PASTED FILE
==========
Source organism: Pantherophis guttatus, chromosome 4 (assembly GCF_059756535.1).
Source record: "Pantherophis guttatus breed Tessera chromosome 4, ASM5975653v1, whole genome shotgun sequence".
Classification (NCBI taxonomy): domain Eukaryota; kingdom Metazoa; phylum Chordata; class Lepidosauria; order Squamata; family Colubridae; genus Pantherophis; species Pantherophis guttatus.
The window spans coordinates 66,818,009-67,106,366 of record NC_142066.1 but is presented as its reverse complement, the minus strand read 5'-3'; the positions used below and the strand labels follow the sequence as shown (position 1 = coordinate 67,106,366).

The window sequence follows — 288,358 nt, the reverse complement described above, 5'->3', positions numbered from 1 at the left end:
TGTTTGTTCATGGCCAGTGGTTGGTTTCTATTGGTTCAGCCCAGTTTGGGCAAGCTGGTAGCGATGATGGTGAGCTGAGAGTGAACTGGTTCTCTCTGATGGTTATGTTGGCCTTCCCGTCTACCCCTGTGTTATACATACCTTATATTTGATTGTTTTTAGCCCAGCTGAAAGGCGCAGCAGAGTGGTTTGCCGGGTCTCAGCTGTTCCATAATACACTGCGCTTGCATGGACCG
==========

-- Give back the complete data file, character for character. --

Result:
Source organism: Pantherophis guttatus, chromosome 4 (assembly GCF_059756535.1).
Source record: "Pantherophis guttatus breed Tessera chromosome 4, ASM5975653v1, whole genome shotgun sequence".
Classification (NCBI taxonomy): domain Eukaryota; kingdom Metazoa; phylum Chordata; class Lepidosauria; order Squamata; family Colubridae; genus Pantherophis; species Pantherophis guttatus.
The window spans coordinates 66,818,009-67,106,366 of record NC_142066.1 but is presented as its reverse complement, the minus strand read 5'-3'; the positions used below and the strand labels follow the sequence as shown (position 1 = coordinate 67,106,366).

The window sequence follows — 288,358 nt, the reverse complement described above, 5'->3', positions numbered from 1 at the left end:
TGTTTGTTCATGGCCAGTGGTTGGTTTCTATTGGTTCAGCCCAGTTTGGGCAAGCTGGTAGCGATGATGGTGAGCTGAGAGTGAACTGGTTCTCTCTGATGGTTATGTTGGCCTTCCCGTCTACCCCTGTGTTATACATACCTTATATTTGATTGTTTTTAGCCCAGCTGAAAGGCGCAGCAGAGTGGTTTGCCGGGTCTCAGCTGTTCCATAATACACTGCGCTTGCATGGACCG